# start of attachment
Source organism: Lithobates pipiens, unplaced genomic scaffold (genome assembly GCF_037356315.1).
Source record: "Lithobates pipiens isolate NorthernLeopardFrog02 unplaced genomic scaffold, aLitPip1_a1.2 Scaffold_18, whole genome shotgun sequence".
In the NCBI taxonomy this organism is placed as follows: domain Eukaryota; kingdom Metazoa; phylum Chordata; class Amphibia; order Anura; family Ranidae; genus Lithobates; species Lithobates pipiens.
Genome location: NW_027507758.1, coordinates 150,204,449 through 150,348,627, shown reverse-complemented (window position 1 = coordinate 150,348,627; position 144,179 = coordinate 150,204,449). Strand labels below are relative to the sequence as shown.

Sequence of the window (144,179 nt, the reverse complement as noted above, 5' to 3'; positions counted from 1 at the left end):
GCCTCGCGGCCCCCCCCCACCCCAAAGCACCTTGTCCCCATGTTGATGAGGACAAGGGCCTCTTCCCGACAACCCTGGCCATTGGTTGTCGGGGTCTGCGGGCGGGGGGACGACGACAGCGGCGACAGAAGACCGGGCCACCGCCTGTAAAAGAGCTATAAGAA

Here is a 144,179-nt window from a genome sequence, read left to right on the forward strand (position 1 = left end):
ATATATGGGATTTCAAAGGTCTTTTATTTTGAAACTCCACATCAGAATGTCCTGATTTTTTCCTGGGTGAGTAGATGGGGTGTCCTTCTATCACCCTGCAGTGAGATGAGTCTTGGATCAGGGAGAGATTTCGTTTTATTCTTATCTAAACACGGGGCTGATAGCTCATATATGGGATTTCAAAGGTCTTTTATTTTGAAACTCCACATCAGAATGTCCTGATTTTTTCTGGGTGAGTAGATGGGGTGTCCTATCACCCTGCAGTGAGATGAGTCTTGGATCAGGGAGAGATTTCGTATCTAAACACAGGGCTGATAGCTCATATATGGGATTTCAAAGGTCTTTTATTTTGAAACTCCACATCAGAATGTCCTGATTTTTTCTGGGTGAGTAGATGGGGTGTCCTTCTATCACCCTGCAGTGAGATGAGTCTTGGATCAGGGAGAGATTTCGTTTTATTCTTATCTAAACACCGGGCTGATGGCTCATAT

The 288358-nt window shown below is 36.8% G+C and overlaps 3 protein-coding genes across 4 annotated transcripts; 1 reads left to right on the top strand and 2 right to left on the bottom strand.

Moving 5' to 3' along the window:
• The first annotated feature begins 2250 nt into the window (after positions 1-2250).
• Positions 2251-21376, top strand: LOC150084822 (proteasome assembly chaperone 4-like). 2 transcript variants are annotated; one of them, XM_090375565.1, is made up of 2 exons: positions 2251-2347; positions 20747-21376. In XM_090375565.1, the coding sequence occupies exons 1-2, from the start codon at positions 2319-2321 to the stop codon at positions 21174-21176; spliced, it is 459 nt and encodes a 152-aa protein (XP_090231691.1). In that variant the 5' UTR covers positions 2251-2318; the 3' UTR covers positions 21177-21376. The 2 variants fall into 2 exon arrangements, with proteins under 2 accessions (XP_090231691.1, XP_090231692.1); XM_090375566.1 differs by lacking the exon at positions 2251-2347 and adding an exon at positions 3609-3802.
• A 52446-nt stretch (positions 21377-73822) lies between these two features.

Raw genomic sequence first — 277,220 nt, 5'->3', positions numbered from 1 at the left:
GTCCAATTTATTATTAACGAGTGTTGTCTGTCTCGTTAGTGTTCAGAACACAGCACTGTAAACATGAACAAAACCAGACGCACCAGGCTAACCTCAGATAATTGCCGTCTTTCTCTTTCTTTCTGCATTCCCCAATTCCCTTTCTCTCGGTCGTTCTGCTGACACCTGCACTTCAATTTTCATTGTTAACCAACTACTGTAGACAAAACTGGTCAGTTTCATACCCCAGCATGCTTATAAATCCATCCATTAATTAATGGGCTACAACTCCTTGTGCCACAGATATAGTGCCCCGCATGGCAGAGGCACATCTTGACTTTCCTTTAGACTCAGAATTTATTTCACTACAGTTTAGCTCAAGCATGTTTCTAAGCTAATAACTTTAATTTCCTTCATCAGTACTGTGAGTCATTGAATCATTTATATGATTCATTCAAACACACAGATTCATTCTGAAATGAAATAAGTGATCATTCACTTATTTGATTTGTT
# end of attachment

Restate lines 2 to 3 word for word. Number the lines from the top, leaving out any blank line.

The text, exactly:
Source record: "Lithobates pipiens isolate NorthernLeopardFrog02 unplaced genomic scaffold, aLitPip1_a1.2 Scaffold_18, whole genome shotgun sequence".
In the NCBI taxonomy this organism is placed as follows: domain Eukaryota; kingdom Metazoa; phylum Chordata; class Amphibia; order Anura; family Ranidae; genus Lithobates; species Lithobates pipiens.